Neutrophil %

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Neutrophils are the most common type of white blood cell, comprising about 50-70% of all white blood cells. They are phagocytic, meaning that they can ingest other cells, though they do not survive the act. Neutrophils are the first immune cells to arrive at a site of infection, through a process known as chemotaxis.
Neutrophils are the type of white blood cells that fight off infection. However, neutrophils are also basically the early type of cell produced so an infection from some viruses can cause an increase in neutrophils early on the infection as well. In addition, stress can also do this.
Though neutrophils are short lived, with a half-life of four to ten hours when not activated and immediate death upon ingesting a pathogen, they are plentiful and responsible for the bulk of an immune response. They are the main component of pus and responsible for its whitish color. Neutrophils are present in the bloodstream until signaled to a site of infection by chemical cues in the body. They are fast acting, arriving at the site of infection within an hour.
Before ingesting invasive bacteria, neutrophils can release a net of fibers called a neutrophil extracellular trap (NET), which serves to trap and kill microbes outside of the cell. When neutrophils ingest microbes, they release a number of proteins in primary, secondary, and tertiary granules that help kill the bacteria. They also release superoxide, which becomes converted into hypochlorous acid, or chlorine bleach, which is theorized to play a part in killing microbes as well.
A deficiency of neutrophils is called neutropenia and may be congenital or acquired, for example in certain kinds of anemia and leukemia, or as a side effect of chemotherapy. Since neutrophils are such an important part of the immune response, a lowered neutrophil count results in a compromised immune system.
Neutrophils may also malfunction, causing more harm to the body than they prevent. In alpha 1-antitrypsin deficiency, for example, inflammation, part of a normal immune response, leads to tissue damage. In Familial Mediterranean fever, the immune response is also so acute and prolonged that it can lead to a number of dangerous complications.
Any infection or acute stress increases your number of white blood cells. High white blood cell counts may be due to inflammation, an immune response, or blood disorders such as leukemia.
It is important to realize that an abnormal increase in one type of white blood cell can cause a decrease in the percentage of other types of white blood cells.
An increased percentage of neutrophils may be due to:
·Acute infection  
·Myelocytic leukemia  
·Rheumatoid arthritis  
·Rheumatic fever  
·Acute stress  
A decreased percentage of neutrophils may be due to:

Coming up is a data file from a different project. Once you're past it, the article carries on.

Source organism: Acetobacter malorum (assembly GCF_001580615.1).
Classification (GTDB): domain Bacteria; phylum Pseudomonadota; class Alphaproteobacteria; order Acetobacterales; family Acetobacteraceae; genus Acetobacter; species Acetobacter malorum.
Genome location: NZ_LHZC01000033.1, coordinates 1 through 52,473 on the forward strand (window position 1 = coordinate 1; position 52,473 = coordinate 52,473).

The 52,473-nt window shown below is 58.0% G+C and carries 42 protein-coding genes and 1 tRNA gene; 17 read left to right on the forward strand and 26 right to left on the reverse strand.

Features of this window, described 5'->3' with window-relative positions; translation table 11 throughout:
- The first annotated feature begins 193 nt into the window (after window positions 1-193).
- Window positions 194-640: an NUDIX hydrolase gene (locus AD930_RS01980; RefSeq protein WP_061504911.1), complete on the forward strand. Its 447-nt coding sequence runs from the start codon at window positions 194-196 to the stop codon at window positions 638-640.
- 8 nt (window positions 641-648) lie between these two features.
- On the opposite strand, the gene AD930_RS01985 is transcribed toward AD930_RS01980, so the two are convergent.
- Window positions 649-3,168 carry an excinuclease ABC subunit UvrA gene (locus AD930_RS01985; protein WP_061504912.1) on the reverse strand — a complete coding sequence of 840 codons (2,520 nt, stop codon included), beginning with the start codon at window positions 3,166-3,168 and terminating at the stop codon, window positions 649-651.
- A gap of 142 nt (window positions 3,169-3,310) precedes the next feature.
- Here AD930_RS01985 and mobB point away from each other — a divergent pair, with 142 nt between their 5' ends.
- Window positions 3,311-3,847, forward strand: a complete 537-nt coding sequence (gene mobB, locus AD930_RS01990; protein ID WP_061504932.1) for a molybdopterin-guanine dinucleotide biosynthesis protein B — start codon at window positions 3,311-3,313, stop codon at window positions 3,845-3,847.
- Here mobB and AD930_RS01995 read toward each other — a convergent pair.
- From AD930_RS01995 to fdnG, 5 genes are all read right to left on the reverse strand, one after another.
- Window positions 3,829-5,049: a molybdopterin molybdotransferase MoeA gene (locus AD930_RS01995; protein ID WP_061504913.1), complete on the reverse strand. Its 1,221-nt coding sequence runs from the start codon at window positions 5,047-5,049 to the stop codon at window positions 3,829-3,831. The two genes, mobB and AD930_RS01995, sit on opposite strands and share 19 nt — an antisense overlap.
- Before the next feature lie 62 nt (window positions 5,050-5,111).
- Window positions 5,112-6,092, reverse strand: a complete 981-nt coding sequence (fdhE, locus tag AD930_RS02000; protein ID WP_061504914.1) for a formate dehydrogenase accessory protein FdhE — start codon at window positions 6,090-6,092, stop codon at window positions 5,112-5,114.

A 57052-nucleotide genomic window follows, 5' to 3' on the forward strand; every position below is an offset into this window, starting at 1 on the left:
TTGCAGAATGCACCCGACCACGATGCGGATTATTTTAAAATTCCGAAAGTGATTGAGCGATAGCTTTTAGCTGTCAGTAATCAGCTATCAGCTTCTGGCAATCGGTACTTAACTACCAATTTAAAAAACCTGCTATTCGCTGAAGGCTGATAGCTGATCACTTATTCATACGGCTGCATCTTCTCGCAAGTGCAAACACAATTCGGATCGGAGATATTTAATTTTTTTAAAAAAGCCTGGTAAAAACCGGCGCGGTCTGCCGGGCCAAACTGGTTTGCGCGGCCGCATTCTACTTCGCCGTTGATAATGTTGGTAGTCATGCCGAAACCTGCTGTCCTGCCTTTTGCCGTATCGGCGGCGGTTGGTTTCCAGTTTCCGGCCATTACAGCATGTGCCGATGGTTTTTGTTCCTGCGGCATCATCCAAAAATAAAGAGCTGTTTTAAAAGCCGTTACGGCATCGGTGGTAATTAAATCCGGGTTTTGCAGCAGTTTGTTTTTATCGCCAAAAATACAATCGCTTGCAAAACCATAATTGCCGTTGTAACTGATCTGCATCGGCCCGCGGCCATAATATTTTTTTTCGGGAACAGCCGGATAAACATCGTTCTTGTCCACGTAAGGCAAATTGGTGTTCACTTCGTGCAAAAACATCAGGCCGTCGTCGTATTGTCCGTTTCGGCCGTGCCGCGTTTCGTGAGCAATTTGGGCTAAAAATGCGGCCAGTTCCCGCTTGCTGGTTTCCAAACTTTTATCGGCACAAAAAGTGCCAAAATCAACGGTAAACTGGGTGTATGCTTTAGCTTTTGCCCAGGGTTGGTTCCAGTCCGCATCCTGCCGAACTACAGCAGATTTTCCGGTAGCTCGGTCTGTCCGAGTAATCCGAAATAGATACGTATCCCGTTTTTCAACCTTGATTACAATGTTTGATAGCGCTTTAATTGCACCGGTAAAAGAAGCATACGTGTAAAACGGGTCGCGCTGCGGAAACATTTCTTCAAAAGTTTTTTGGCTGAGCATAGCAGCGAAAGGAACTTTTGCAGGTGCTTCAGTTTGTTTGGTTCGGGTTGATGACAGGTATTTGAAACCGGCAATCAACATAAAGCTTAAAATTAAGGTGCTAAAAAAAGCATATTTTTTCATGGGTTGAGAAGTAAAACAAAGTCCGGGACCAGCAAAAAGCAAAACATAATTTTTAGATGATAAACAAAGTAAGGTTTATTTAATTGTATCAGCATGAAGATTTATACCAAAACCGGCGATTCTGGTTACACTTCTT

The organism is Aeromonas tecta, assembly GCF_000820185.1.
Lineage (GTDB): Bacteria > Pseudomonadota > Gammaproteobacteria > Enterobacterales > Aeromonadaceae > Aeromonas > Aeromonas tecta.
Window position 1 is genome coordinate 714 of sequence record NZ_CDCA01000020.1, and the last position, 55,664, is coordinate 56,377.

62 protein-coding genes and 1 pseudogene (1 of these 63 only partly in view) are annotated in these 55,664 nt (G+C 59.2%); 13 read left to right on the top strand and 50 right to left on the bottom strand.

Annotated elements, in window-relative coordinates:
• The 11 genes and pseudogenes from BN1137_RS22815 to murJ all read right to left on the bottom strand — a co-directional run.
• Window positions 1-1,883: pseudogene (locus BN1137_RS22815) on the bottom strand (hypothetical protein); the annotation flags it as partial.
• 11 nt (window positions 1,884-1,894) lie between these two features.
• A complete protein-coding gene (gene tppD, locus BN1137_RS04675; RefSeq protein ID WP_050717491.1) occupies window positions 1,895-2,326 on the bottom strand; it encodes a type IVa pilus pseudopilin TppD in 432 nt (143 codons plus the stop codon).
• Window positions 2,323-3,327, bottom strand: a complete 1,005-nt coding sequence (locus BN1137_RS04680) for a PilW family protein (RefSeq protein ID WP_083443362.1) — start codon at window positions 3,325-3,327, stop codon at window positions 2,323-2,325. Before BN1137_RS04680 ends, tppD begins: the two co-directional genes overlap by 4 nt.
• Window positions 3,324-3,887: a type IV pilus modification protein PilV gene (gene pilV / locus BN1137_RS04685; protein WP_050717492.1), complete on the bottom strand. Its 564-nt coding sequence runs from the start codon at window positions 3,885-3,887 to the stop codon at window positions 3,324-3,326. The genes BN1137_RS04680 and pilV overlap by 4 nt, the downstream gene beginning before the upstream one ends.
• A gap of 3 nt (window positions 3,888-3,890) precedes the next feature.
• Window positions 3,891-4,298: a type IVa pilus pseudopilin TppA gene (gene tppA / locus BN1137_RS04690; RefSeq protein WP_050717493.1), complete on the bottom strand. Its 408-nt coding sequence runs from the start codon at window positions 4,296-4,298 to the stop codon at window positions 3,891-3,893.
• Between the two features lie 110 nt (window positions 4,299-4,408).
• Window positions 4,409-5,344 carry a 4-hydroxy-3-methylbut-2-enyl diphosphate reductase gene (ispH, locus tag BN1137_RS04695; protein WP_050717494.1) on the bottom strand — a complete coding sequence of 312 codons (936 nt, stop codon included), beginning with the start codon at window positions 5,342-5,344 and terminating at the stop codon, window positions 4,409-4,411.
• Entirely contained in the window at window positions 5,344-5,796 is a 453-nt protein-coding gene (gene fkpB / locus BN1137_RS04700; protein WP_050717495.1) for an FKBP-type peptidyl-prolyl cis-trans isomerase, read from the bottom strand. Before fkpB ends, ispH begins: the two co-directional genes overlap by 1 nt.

·Aplastic anemia  
·Widespread bacterial infection  
·Radiation therapy or exposure  
The neutrophil count may be lowered by certain medications used by people with HIV, such as Retrovir (AZT) and Cytovene (ganciclovir). If the neutrophil count becomes too low, there is an increased risk of bacterial infections.

Difference between Neutrophils % and Absolute Neutrophils Count
Absolute Neutrophil Count (ANC), the number of neutrophils in a milliliter of blood, having a reference value of approximately 1500-7700 per µL. The ANC is a measure of a person's immune status. Generally, if the count is above 1000, the person may safely mingle with other people or undergo chemotherapy, but a count below 500 indicates that a person is at high risk for infection and should be kept away from those with infectious disorders. Neutropenia by definition is an ANC below 1800/mm3. It is calculated by adding the number of segmented neutrophils and the number of basal neutrophils and multiplying the sum by the total white blood cell (WBC) count. The formula is ANC = Total WBC count × (% neutrophils + % bands)/100.
More important than the percentage of neutrophils is the absolute neutrophil count (ANC), which should fall between 1.0 to 8.0 k/ul. The reason the ANC represents the true clinical picture better than the percentage of neutrophils is that, in cases where blood counts are suppressed by therapy, the percentage of neutrophils will be higher when the overall counts are low. One may calculate the ANC by multiplying the percentage of neutrophils (in decimal form) plus the percentage of bands (in decimal form) by the total number of white blood cells. The number of bands is usually quite low or even zero, so one may also obtain a fairly accurate ANC by leaving the percent of bands out of the equation.

All information on this page is intended for your general knowledge only and does not provide medical advice, diagnosis or treatment.